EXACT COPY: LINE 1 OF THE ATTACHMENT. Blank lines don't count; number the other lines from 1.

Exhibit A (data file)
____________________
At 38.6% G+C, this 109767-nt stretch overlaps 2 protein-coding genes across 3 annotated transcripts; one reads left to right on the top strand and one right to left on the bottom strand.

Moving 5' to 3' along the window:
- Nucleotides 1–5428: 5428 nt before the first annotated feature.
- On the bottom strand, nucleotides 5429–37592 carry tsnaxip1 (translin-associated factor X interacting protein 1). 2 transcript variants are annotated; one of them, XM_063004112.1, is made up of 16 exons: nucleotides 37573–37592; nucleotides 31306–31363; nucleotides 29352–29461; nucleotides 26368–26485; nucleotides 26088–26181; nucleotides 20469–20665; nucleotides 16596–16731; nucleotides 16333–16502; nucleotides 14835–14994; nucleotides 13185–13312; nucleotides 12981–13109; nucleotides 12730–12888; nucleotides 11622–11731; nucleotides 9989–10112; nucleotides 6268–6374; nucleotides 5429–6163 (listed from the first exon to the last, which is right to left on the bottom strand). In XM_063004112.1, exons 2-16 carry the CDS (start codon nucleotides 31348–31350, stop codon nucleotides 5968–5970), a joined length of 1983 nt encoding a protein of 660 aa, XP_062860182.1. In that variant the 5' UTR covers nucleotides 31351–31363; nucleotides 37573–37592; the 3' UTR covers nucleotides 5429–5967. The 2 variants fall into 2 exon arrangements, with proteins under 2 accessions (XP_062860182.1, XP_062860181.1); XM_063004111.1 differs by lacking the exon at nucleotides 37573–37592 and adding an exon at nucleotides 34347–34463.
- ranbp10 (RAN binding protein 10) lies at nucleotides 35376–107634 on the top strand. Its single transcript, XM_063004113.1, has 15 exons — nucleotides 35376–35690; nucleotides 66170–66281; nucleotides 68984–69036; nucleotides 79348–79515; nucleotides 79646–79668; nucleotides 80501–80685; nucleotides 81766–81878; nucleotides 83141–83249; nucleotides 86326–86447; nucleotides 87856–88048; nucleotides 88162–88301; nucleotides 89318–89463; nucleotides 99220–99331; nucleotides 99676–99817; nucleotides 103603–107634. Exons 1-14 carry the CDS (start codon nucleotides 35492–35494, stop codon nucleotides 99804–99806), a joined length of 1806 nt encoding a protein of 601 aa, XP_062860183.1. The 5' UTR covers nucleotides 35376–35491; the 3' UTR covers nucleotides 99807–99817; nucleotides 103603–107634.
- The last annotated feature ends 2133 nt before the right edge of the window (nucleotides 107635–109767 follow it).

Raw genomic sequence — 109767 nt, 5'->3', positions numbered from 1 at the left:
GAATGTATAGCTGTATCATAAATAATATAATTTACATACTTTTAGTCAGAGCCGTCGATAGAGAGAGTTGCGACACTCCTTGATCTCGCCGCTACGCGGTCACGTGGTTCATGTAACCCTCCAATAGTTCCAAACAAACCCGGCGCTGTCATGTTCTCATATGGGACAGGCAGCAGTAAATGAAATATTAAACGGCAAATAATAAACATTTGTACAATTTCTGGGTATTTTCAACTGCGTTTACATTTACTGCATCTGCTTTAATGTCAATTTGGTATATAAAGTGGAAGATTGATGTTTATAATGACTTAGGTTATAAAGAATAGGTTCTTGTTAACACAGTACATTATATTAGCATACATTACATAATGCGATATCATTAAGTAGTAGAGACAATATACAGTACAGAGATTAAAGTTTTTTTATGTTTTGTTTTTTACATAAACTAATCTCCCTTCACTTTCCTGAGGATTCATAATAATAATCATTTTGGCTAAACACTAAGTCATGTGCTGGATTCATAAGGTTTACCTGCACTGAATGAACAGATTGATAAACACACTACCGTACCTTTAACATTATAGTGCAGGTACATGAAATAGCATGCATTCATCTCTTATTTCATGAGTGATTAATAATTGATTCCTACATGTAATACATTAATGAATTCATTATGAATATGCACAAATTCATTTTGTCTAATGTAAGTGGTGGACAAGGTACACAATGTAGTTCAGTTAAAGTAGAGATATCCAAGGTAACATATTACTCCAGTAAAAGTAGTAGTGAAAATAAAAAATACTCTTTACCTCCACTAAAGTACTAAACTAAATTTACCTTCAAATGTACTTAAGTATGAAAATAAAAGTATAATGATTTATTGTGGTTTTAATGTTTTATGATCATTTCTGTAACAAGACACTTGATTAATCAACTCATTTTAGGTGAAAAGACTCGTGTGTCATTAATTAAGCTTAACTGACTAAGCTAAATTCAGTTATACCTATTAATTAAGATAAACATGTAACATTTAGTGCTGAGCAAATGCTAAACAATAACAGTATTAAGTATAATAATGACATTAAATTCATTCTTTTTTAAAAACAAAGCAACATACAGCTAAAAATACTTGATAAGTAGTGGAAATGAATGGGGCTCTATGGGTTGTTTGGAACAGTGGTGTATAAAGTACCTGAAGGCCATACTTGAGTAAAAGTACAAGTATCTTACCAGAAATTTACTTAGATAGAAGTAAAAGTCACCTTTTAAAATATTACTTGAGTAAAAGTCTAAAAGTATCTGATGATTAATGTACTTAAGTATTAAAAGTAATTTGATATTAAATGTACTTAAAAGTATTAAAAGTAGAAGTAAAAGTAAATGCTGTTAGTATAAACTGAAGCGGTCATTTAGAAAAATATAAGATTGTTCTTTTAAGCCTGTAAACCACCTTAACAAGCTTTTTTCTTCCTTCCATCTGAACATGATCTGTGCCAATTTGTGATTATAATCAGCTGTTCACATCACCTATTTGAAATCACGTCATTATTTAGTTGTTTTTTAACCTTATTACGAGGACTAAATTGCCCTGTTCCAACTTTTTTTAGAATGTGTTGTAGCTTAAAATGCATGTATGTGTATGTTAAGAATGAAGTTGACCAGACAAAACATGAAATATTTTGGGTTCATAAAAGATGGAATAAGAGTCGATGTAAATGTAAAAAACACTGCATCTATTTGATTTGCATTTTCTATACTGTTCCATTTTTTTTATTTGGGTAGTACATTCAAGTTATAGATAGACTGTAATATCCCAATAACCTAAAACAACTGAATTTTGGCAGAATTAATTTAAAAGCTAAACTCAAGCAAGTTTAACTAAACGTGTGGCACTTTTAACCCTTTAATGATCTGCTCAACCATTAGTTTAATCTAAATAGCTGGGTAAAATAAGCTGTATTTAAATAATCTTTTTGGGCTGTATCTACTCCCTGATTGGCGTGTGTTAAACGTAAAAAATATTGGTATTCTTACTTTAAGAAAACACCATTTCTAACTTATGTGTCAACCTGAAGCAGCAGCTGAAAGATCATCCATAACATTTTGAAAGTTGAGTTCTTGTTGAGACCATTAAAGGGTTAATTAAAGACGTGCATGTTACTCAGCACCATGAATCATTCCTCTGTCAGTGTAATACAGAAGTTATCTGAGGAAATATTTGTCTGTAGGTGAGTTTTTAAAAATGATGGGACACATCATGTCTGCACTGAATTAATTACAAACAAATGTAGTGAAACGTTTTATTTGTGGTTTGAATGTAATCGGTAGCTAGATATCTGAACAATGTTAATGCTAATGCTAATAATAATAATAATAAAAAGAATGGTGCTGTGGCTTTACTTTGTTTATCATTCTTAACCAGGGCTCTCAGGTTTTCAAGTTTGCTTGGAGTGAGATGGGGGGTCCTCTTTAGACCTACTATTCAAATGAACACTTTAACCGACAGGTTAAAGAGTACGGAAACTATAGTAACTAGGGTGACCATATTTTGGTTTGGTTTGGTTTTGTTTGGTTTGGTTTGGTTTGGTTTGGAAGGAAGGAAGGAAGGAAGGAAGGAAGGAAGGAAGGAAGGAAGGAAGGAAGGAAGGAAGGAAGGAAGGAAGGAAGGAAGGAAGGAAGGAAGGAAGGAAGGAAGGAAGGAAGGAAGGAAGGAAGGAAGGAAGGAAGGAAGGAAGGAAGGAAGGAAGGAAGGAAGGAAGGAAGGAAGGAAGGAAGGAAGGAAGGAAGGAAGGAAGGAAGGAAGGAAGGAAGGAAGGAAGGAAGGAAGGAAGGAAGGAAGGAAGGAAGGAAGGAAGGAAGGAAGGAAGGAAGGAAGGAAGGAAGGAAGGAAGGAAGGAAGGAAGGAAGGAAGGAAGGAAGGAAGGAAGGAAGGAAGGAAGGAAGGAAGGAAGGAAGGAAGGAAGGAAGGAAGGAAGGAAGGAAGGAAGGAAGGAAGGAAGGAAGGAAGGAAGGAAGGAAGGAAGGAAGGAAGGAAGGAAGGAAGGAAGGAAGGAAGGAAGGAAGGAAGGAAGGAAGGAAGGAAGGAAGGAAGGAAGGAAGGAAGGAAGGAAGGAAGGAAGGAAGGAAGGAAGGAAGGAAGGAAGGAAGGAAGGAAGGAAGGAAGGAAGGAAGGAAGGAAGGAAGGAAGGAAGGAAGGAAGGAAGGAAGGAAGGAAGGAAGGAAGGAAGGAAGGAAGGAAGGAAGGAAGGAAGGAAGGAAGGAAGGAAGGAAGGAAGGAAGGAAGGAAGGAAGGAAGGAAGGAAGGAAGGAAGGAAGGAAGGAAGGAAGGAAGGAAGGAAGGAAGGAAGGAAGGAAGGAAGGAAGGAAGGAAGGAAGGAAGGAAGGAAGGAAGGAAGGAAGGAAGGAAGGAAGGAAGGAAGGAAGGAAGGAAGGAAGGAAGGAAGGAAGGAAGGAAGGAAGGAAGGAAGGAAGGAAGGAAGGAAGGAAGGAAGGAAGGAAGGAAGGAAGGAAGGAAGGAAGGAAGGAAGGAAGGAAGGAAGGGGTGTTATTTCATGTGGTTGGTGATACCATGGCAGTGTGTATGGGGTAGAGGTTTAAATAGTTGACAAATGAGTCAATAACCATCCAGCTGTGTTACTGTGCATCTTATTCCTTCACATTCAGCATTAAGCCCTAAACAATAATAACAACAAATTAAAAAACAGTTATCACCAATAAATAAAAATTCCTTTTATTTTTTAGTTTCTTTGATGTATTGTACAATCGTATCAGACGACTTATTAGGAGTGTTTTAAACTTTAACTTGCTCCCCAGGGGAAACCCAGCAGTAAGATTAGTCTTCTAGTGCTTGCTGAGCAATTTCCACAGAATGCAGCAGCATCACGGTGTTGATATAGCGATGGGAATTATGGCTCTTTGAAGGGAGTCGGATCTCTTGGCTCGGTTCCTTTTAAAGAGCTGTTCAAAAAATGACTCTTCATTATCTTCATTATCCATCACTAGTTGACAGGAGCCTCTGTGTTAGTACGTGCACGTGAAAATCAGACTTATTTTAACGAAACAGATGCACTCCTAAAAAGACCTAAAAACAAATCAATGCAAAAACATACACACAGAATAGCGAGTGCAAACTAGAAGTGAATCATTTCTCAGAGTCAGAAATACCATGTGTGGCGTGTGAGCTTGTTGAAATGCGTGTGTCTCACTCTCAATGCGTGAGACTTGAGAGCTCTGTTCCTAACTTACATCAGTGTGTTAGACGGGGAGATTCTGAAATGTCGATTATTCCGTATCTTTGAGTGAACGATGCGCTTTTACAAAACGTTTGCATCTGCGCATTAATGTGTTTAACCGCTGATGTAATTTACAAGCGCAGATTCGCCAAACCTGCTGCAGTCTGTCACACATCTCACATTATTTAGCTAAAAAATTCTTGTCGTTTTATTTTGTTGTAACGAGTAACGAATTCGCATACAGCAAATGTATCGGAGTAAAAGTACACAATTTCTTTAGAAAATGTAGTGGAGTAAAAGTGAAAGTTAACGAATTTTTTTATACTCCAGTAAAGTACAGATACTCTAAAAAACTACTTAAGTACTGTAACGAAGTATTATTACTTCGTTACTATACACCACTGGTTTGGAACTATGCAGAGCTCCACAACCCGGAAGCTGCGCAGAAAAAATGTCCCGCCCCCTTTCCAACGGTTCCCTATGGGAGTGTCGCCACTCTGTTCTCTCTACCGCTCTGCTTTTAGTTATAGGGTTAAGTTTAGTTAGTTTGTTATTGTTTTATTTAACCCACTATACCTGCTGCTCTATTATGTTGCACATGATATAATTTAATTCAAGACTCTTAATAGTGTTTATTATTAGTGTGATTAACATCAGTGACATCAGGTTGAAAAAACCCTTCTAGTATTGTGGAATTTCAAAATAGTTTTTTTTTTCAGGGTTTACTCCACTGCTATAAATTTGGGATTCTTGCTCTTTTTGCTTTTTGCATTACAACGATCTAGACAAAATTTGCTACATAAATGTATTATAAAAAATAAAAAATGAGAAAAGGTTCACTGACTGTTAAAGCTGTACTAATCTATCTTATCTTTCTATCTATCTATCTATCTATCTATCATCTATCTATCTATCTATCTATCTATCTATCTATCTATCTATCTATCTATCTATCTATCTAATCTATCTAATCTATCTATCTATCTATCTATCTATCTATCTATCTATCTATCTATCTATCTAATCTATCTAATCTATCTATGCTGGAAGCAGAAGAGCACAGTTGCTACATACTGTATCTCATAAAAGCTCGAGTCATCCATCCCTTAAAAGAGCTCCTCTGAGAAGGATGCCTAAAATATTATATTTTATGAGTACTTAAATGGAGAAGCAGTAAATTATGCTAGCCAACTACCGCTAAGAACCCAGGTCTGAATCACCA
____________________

At 38.6% G+C, this 109767-nt stretch overlaps 2 protein-coding genes across 3 annotated transcripts; one reads left to right on the top strand and one right to left on the bottom strand.